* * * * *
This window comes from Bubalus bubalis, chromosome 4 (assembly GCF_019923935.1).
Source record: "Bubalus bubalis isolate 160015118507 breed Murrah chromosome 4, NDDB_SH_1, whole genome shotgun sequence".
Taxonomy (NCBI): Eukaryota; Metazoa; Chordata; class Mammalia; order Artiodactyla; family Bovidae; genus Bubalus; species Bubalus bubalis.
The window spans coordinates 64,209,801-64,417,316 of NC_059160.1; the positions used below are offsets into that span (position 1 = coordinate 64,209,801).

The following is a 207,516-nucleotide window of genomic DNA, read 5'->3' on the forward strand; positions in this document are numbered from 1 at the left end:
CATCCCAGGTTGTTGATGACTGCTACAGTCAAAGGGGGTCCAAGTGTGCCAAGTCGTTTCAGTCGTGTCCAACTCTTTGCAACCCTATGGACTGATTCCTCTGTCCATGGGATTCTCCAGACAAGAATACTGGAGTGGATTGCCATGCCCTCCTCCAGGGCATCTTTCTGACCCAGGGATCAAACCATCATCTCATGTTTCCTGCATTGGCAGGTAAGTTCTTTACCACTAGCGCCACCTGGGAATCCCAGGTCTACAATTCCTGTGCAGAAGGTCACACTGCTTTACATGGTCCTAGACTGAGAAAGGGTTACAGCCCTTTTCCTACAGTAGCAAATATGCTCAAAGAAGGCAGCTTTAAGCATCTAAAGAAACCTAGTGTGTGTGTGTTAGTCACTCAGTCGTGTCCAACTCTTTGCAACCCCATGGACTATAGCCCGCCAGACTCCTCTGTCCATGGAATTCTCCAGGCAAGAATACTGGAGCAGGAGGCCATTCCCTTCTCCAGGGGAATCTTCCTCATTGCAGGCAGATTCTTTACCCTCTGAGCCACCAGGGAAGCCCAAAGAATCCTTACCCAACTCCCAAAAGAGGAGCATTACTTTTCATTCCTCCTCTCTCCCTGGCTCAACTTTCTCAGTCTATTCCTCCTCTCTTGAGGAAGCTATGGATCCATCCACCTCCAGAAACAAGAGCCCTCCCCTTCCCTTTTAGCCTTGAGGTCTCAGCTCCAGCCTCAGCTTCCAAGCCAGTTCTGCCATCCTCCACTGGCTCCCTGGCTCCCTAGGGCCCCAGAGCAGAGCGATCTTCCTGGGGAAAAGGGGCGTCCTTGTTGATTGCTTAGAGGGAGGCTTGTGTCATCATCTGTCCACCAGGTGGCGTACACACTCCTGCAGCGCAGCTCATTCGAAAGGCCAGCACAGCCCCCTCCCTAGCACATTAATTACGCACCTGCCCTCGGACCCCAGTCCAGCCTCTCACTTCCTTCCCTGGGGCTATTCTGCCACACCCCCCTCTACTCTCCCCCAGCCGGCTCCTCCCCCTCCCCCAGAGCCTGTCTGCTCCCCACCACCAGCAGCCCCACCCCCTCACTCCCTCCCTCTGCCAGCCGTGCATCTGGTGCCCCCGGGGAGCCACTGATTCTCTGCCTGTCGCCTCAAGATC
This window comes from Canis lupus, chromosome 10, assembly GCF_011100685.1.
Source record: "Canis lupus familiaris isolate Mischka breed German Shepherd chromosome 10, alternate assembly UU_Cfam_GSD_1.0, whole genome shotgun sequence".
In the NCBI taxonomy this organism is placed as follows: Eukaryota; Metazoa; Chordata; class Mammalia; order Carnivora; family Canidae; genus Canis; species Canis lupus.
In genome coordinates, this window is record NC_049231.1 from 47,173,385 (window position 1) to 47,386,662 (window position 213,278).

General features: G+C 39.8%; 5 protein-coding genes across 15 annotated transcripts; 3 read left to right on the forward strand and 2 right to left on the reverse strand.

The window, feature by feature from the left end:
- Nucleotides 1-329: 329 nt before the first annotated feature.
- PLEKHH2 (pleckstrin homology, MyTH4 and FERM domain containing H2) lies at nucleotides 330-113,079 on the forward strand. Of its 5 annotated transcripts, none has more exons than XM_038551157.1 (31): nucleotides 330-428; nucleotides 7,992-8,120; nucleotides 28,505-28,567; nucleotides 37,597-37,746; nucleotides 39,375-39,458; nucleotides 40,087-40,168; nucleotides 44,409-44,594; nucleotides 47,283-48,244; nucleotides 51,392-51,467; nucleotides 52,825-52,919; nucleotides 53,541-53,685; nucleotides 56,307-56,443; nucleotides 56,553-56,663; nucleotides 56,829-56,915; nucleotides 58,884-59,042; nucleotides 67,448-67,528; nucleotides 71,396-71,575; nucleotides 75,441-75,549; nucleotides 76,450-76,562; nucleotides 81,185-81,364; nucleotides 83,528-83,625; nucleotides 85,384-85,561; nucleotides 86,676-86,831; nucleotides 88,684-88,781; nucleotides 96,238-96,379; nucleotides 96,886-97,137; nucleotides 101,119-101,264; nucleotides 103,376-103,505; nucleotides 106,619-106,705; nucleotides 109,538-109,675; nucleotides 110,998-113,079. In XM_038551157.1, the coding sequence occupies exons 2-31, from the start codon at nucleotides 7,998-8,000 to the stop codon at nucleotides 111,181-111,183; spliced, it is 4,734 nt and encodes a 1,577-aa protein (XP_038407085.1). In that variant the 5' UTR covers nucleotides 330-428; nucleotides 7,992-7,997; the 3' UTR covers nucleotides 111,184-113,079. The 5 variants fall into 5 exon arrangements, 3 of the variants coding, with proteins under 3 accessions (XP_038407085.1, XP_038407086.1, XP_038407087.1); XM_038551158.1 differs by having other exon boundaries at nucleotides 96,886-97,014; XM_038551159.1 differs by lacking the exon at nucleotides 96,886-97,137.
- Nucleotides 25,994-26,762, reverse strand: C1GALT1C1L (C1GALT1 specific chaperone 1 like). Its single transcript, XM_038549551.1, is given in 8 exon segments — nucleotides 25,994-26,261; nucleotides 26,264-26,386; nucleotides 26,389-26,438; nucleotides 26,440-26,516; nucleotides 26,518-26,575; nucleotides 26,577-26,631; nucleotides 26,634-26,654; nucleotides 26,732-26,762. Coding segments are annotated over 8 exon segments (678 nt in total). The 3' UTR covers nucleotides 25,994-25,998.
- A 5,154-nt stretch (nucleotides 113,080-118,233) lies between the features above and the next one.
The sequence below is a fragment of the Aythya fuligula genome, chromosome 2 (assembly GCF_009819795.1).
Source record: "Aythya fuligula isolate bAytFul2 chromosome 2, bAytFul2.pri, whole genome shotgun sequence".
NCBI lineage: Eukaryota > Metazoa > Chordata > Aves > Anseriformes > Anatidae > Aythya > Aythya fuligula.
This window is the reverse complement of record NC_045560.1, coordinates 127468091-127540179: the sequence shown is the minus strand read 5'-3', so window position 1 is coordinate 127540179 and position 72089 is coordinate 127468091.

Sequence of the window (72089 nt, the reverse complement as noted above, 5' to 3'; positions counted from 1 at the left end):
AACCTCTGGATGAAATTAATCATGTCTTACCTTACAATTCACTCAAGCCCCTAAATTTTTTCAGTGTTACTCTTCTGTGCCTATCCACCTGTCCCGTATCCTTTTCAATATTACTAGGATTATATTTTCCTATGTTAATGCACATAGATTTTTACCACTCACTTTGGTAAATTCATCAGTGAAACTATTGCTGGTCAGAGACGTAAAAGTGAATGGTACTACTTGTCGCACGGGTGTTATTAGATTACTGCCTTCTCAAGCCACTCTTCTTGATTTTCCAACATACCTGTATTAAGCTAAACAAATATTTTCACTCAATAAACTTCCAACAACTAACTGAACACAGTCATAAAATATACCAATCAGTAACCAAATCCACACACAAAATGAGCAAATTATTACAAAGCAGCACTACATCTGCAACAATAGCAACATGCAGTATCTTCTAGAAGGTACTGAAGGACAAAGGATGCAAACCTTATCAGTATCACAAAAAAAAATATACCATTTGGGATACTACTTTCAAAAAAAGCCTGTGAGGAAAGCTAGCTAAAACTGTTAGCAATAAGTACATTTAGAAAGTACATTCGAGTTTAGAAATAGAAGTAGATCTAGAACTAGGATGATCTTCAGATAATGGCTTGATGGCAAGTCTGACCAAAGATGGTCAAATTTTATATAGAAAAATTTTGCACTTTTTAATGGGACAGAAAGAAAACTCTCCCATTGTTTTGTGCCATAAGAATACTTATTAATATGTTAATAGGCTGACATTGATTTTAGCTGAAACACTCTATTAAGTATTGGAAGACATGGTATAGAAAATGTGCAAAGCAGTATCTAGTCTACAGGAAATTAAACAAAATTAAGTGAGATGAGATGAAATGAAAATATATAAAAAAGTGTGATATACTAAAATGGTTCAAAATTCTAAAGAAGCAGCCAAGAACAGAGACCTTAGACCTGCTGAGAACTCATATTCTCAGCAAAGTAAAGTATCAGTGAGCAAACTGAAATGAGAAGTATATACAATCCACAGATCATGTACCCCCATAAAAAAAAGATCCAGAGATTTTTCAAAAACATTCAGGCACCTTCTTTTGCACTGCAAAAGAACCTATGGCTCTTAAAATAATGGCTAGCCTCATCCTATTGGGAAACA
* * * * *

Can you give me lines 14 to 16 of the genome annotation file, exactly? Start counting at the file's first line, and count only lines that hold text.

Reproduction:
- PLEKHH2 (pleckstrin homology, MyTH4 and FERM domain containing H2) lies at nucleotides 330-113,079 on the forward strand. Of its 5 annotated transcripts, none has more exons than XM_038551157.1 (31): nucleotides 330-428; nucleotides 7,992-8,120; nucleotides 28,505-28,567; nucleotides 37,597-37,746; nucleotides 39,375-39,458; nucleotides 40,087-40,168; nucleotides 44,409-44,594; nucleotides 47,283-48,244; nucleotides 51,392-51,467; nucleotides 52,825-52,919; nucleotides 53,541-53,685; nucleotides 56,307-56,443; nucleotides 56,553-56,663; nucleotides 56,829-56,915; nucleotides 58,884-59,042; nucleotides 67,448-67,528; nucleotides 71,396-71,575; nucleotides 75,441-75,549; nucleotides 76,450-76,562; nucleotides 81,185-81,364; nucleotides 83,528-83,625; nucleotides 85,384-85,561; nucleotides 86,676-86,831; nucleotides 88,684-88,781; nucleotides 96,238-96,379; nucleotides 96,886-97,137; nucleotides 101,119-101,264; nucleotides 103,376-103,505; nucleotides 106,619-106,705; nucleotides 109,538-109,675; nucleotides 110,998-113,079. In XM_038551157.1, the coding sequence occupies exons 2-31, from the start codon at nucleotides 7,998-8,000 to the stop codon at nucleotides 111,181-111,183; spliced, it is 4,734 nt and encodes a 1,577-aa protein (XP_038407085.1). In that variant the 5' UTR covers nucleotides 330-428; nucleotides 7,992-7,997; the 3' UTR covers nucleotides 111,184-113,079. The 5 variants fall into 5 exon arrangements, 3 of the variants coding, with proteins under 3 accessions (XP_038407085.1, XP_038407086.1, XP_038407087.1); XM_038551158.1 differs by having other exon boundaries at nucleotides 96,886-97,014; XM_038551159.1 differs by lacking the exon at nucleotides 96,886-97,137.
- Nucleotides 25,994-26,762, reverse strand: C1GALT1C1L (C1GALT1 specific chaperone 1 like). Its single transcript, XM_038549551.1, is given in 8 exon segments — nucleotides 25,994-26,261; nucleotides 26,264-26,386; nucleotides 26,389-26,438; nucleotides 26,440-26,516; nucleotides 26,518-26,575; nucleotides 26,577-26,631; nucleotides 26,634-26,654; nucleotides 26,732-26,762. Coding segments are annotated over 8 exon segments (678 nt in total). The 3' UTR covers nucleotides 25,994-25,998.
- A 5,154-nt stretch (nucleotides 113,080-118,233) lies between the features above and the next one.